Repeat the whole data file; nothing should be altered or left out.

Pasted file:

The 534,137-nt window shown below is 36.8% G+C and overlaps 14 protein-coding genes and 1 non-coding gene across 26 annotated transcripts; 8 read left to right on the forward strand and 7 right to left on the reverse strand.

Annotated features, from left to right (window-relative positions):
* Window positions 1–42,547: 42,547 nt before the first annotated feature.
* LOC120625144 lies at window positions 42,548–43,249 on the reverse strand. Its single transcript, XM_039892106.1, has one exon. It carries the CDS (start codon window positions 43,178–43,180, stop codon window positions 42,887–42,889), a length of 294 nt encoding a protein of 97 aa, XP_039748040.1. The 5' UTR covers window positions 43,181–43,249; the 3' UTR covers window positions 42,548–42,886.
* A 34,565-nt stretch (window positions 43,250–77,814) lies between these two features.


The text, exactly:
The 534,137-nt window shown below is 36.8% G+C and overlaps 14 protein-coding genes and 1 non-coding gene across 26 annotated transcripts; 8 read left to right on the forward strand and 7 right to left on the reverse strand.

Annotated features, from left to right (window-relative positions):
* Window positions 1–42,547: 42,547 nt before the first annotated feature.
* LOC120625144 lies at window positions 42,548–43,249 on the reverse strand. Its single transcript, XM_039892106.1, has one exon. It carries the CDS (start codon window positions 43,178–43,180, stop codon window positions 42,887–42,889), a length of 294 nt encoding a protein of 97 aa, XP_039748040.1. The 5' UTR covers window positions 43,181–43,249; the 3' UTR covers window positions 42,548–42,886.
* A 34,565-nt stretch (window positions 43,250–77,814) lies between these two features.